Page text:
UK employers are planning to give pay rises of just 1% this year, the lowest increase for more than three years, reports the Chartered Institute of Personnel Development.
Demand for workers is strong, but companies are reporting problems filling vacancies. A “passive attitude” towards development and training is blamed together with government initiatives such as the auto-enrolment scheme and the apprenticeship levy.
A CIPD/The Adecco Group survey of 1,000 employers (The Labour Market Outlook: Spring 2017) suggests the UK economy is about to be hit by a fall in basic pay awards and real wages.
According to the survey data, employers’ median basic pay expectations in the 12 months to March 2018 have fallen to 1% compared to 1.5% three months ago, which is lower than at any time during the past three and a half years.
However, demands for workers remains “robust”, particularly in the manufacturing and production sector, but companies are also having particular difficulty filling vacancies.
Gerwyn Davies, labour market adviser at the CIPD, said: “The good news in this latest survey is that employment confidence remains positive, with sectors like manufacturing and production proving particularly buoyant.
“The bad news is that there is a real risk that a significant proportion of UK workers will see a fall in their living standards as the year progresses, due to a slowdown in basic pay and expectations of inflation increases over the next few months.
“This could create higher levels of economic insecurity and could have serious implications for consumer spending, which has helped to support economic growth in recent months.
“The weak pay data is no surprise given the continued weak productivity growth in the UK.
“However, this is being exacerbated by many employers’ passive attitude towards workforce development and training, despite reporting hard-to-fill vacancies.
“At the same time, private sector employers are proving stubbornly unresponsive to labour market changes that should, in theory, act to increase wages, such as the number of unfilled vacancies.
“The data suggests that the introduction and increase of various labour costs, such as the Government’s auto-enrolment scheme and the apprenticeship levy may be part of the explanation.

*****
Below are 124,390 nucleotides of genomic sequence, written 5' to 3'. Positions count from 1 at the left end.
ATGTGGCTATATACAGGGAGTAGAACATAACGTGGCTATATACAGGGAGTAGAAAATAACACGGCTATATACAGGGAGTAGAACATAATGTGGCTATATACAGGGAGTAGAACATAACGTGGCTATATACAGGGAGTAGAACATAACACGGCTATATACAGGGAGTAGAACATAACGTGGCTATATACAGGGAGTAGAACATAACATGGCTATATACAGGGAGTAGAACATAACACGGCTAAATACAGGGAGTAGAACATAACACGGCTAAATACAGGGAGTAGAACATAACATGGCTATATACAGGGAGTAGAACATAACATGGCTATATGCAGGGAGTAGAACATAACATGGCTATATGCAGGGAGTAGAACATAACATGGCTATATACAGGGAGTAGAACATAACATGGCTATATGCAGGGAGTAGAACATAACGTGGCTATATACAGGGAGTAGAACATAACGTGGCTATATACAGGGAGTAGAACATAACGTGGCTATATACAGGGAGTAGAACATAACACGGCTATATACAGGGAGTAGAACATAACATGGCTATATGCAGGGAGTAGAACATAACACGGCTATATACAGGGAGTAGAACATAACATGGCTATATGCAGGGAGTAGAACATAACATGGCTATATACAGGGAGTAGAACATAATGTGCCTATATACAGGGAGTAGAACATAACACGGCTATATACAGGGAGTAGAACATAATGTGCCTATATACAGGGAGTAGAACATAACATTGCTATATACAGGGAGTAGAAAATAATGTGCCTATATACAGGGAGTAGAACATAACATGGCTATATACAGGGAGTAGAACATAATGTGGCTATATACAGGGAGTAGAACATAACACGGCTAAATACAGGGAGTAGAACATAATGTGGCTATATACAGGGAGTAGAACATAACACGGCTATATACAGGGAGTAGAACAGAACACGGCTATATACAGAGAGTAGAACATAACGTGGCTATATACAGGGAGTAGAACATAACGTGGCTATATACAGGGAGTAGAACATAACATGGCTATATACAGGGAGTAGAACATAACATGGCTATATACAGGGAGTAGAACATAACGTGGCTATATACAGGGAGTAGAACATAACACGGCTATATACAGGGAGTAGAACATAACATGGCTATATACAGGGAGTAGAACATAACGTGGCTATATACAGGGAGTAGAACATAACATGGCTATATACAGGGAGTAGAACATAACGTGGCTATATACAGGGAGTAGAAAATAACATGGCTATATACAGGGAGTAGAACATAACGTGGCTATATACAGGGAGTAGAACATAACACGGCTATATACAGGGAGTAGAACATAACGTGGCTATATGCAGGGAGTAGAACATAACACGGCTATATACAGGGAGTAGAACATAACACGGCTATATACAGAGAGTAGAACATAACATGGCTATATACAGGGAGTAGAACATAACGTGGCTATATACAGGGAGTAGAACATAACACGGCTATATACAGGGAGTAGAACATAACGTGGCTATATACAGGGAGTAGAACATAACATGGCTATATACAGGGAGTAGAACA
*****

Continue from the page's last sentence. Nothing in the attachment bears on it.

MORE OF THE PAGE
“It’s crucial therefore we see a pick-up in employer investment in workforce skills development to support and sustain productivity growth.”
The survey also found that around two-thirds (68%) of organisations are planning to recruit employees in the next three months and almost half (45%) of vacancies in the manufacturing sector are for new roles, reflecting optimism amongst employers.
Average weekly earnings: regular pay
Further findings from the CIPD report include:
- Of firms that plan to award basic pay increases of less than 2% in the year ahead, which includes those who are planning to freeze or decrease pay, more than a fifth (21%) of private sector firms say that rolling out the Government’s auto-enrolment scheme is a key factor behind their failure to award a more generous basic pay increase. Meanwhile, more than four-fifths (83%) of public sector establishments from the same cohort cite restraint on public sector pay.
- More than half of employers (56%) report they currently have difficulty filling vacancies in their organisation.
- Almost one in five (18%) employers that report that they’re having difficulty filling vacancies do not fund any training activity.
- A similar proportion say that they are not adopting any measures to improve the talent pipeline of their workforce.
- Almost a quarter (24%) of organisations are planning to make redundancies in the next three months, modestly up from 22% in the previous report.
- 12% of private sector firms say the UK’s decision to leave the European Union has led them to consider relocating some or all of their business operations abroad. Popular relocation destinations include the Republic of Ireland (18%), Germany (17%) and France (13%).